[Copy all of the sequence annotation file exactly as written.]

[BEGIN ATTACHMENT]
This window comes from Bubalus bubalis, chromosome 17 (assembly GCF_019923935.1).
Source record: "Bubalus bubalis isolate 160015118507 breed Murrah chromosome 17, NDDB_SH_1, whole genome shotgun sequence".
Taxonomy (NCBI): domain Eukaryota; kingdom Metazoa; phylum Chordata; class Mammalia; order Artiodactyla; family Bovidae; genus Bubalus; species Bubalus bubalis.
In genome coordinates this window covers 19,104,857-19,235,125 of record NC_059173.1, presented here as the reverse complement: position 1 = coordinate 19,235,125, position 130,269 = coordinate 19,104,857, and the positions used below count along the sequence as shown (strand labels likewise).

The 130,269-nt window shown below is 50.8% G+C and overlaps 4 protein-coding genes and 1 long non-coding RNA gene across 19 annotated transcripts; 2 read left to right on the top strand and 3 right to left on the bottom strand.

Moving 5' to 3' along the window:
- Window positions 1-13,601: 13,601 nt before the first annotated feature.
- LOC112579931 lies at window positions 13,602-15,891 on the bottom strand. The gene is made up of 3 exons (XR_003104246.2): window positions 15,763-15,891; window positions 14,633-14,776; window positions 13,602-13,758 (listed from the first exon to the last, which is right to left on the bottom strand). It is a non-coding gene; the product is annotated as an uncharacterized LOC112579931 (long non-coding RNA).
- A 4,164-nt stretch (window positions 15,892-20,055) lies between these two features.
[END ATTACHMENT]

This window comes from Bubalus bubalis, chromosome 17 (assembly GCF_019923935.1).
Source record: "Bubalus bubalis isolate 160015118507 breed Murrah chromosome 17, NDDB_SH_1, whole genome shotgun sequence".
Taxonomy (NCBI): domain Eukaryota; kingdom Metazoa; phylum Chordata; class Mammalia; order Artiodactyla; family Bovidae; genus Bubalus; species Bubalus bubalis.
In genome coordinates this window covers 19,104,857-19,235,125 of record NC_059173.1, presented here as the reverse complement: position 1 = coordinate 19,235,125, position 130,269 = coordinate 19,104,857, and the positions used below count along the sequence as shown (strand labels likewise).

The 130,269-nt window shown below is 50.8% G+C and overlaps 4 protein-coding genes and 1 long non-coding RNA gene across 19 annotated transcripts; 2 read left to right on the top strand and 3 right to left on the bottom strand.

Moving 5' to 3' along the window:
- Window positions 1-13,601: 13,601 nt before the first annotated feature.
- LOC112579931 lies at window positions 13,602-15,891 on the bottom strand. The gene is made up of 3 exons (XR_003104246.2): window positions 15,763-15,891; window positions 14,633-14,776; window positions 13,602-13,758 (listed from the first exon to the last, which is right to left on the bottom strand). It is a non-coding gene; the product is annotated as an uncharacterized LOC112579931 (long non-coding RNA).
- A 4,164-nt stretch (window positions 15,892-20,055) lies between these two features.